The ICC's Commission on Anti-Corruption first published "Fighting Corruption, A Corporate Practices Manual" in 1999; the manual provides "detailed practical guidance for compliance with the ICC Rules of Conduct and the OECD Convention".[20] The rules take account of the United Nations Convention Against Corruption signed in Mérida, Mexico on 9 December 2003.[21] There are nine rules of conduct for business "of a general nature", to be accepted on a voluntary basis and applied through self-regulation within the context of the national laws on bribery which apply to each business.[22] The ICC sees its role, and the function of its Commission on Anti-Corruption, to "promote the widest possible use of the Rules".[23]

United Nations representation


Since 1946, ICC has held top-level consultative status with the United Nations and a close working relationship with its specialized agencies. The current ICC Permanent Representative to the UN is Sabrina Klayman. December 2016 the International Chamber of Commerce was granted Observer status by the General Assembly of the United Nations on the basis of General Assembly Resolution (A/RES/71/156)[24] On 13 December 2016, ICC was granted Observer Status by 193 members of the UN General Assembly. ICC took up its position as Observer to the General Assembly on 1 January 2017.

Research foundation


See also



  1. ^ "International Chamber of Commerce (ICC) Academy - Certifications in Int'l Trade & Finance". EduMaritime.
  2. ^ International Chamber Of Commerce (ICC) Definition. Investopedia (2011-04-21). Retrieved on 2013-07-19.
  3. ^ "Philippe Varin elected as Chair of world business". 11 June 2024.
  4. ^ "G20".
  5. ^ "ICC granted UN Observer Status". December 13, 2016.
  6. ^ How to join ICC?, accessed Jan 27, 2011 on "ICC - the world business organization". Archived from the original on 2011-02-25. Retrieved 2011-01-27.
  7. ^ ICC Booklet "Rules of Arbitration and Rules for a Pre-Arbitral Referee Procedure", P. 7, France 2005
  8. ^ Norton Rose Fulbright, Using fast track arbitration for resolving commercial disputes, published March 2018, accessed 29 December 2020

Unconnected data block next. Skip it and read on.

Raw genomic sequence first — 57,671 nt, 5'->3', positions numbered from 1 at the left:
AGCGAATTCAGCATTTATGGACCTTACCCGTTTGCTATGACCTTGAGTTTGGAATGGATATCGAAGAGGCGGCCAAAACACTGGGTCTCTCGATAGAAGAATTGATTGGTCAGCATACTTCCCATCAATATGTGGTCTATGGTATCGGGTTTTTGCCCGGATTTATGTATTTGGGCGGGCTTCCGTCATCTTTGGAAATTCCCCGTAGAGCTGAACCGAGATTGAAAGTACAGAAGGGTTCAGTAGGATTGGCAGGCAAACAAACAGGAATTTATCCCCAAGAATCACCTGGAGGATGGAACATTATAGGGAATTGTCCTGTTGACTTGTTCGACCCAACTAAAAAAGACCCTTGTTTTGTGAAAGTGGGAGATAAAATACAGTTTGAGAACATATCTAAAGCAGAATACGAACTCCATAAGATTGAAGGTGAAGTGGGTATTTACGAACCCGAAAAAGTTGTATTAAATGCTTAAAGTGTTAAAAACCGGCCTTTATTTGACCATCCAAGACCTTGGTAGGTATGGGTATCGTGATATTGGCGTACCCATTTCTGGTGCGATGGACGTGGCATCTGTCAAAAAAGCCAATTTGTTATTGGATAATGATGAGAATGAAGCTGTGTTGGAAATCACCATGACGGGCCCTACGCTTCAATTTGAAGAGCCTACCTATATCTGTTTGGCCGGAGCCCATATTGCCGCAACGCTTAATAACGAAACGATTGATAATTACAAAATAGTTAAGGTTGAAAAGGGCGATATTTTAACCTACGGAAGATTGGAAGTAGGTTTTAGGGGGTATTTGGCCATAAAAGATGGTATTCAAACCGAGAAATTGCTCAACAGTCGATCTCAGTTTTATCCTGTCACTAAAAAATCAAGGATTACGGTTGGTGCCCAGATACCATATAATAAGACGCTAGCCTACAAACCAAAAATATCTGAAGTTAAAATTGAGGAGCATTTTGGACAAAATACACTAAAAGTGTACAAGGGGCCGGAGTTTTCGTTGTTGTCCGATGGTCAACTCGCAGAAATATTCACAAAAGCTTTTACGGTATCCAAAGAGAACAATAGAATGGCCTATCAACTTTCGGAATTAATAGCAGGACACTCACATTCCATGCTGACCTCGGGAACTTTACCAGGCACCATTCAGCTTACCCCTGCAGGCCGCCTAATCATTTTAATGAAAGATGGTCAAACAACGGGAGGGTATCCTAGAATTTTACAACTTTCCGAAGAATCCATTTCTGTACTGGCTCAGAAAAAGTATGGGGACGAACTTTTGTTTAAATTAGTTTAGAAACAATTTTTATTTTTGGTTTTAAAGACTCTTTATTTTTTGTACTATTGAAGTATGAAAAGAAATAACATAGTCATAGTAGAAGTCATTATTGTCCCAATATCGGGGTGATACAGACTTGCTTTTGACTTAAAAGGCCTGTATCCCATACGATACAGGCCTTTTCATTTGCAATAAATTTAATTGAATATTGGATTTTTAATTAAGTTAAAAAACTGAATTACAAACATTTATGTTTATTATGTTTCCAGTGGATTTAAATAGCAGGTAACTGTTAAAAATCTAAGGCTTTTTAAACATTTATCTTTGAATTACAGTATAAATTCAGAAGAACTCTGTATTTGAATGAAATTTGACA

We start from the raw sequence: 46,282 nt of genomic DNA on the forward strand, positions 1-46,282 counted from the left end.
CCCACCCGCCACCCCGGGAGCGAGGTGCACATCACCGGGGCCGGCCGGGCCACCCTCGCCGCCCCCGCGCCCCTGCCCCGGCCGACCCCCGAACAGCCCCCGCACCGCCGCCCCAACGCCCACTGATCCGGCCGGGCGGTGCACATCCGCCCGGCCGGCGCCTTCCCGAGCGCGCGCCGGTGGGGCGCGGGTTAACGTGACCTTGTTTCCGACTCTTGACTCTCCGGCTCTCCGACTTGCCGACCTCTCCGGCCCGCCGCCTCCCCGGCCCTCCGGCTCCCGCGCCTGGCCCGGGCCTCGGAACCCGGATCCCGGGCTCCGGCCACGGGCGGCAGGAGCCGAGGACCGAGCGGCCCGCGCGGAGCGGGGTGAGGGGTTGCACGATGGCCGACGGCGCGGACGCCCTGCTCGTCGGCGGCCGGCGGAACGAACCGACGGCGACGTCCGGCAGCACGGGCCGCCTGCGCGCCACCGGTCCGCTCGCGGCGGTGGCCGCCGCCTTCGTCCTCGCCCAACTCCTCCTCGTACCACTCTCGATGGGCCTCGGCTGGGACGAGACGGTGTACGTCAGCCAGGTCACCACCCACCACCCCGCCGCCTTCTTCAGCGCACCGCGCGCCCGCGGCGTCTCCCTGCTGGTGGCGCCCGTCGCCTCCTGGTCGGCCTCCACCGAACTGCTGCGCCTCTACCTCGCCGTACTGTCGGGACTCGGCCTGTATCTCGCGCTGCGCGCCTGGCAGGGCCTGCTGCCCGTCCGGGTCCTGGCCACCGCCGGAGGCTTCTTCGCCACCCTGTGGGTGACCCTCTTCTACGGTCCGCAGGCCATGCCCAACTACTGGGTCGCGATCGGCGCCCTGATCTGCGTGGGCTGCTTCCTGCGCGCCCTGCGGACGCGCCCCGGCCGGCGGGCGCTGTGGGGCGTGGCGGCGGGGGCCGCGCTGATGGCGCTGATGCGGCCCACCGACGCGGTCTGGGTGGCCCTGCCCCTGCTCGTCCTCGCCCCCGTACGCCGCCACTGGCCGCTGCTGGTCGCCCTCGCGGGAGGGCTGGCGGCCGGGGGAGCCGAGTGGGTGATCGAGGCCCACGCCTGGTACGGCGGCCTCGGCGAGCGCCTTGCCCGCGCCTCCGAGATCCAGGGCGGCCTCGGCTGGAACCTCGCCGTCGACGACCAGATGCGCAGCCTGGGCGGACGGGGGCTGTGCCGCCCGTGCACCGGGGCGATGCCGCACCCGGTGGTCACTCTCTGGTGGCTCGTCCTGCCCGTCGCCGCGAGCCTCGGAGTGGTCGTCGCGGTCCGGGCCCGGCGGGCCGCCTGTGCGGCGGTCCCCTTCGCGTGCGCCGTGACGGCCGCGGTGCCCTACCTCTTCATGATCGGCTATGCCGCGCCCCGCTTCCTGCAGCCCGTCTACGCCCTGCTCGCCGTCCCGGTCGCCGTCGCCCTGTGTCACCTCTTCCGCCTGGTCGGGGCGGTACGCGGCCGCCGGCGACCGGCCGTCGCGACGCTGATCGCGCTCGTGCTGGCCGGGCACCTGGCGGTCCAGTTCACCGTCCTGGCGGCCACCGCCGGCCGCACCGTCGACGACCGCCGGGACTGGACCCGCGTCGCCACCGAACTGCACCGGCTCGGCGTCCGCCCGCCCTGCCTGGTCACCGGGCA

9. ^ "Global insights". ICC - International Chamber of Commerce.
  10. ^ ICC Code centre - Welcome Archived 2016-06-05 at the Wayback Machine. Codescentre.com. Retrieved on 2013-07-19.
  11. ^ "World Chambers Federation".
  12. ^ "World Chambers Congress - ICC - International Chamber of Commerce". Iccwbo.org. 2019-06-14. Retrieved 2020-02-05.
  13. ^ "ICC Events". Archived from the original on July 13, 2009.
  14. ^ "Online Certifications in International Trade & Finance - ICC Academy". www.edumaritime.net.
  15. ^ "Explore all products | ICC Knowledge 2 Go - International Chamber of Commerce". 2go.iccwbo.org.
  16. ^ "Home". Icc-ccs.org. Retrieved 2020-02-05.
  17. ^ "Counterfeiting Intelligence Bureau". Home. 2008-04-24. Retrieved 2020-04-21.
  18. ^ "FraudNet". Home. 2020-04-21. Retrieved 2020-04-21.
  19. ^ "BASIS". Archived from the original on July 13, 2009.
  20. ^ ICC, ICC Rules of Conduct and Recommendations to Combat Extortion and Bribery (2005 Edition), accessed 14 April 2021
  21. ^ ICC, Combating Extortion and Bribery: ICC Rules of Conduct and Recommendations, 2005 edition, General Introduction, accessed 14 April 2021
  22. ^ ICC, Combating Extortion and Bribery: ICC Rules of Conduct and Recommendations, 2005 edition, Part I: Rules of Conduct to Combat Extortion and Bribery, accessed 14 April 2021
  23. ^ ICC, Combating Extortion and Bribery: ICC Rules of Conduct and Recommendations, 2005 edition, Part II: Follow-up and Promotion of the Rules, accessed 14 April 2021
  24. ^ United Nations General Assembly, Session 71, Resolution 156, Observer status for the International Chamber of Commerce in the General Assembly, accessed 25 September 2017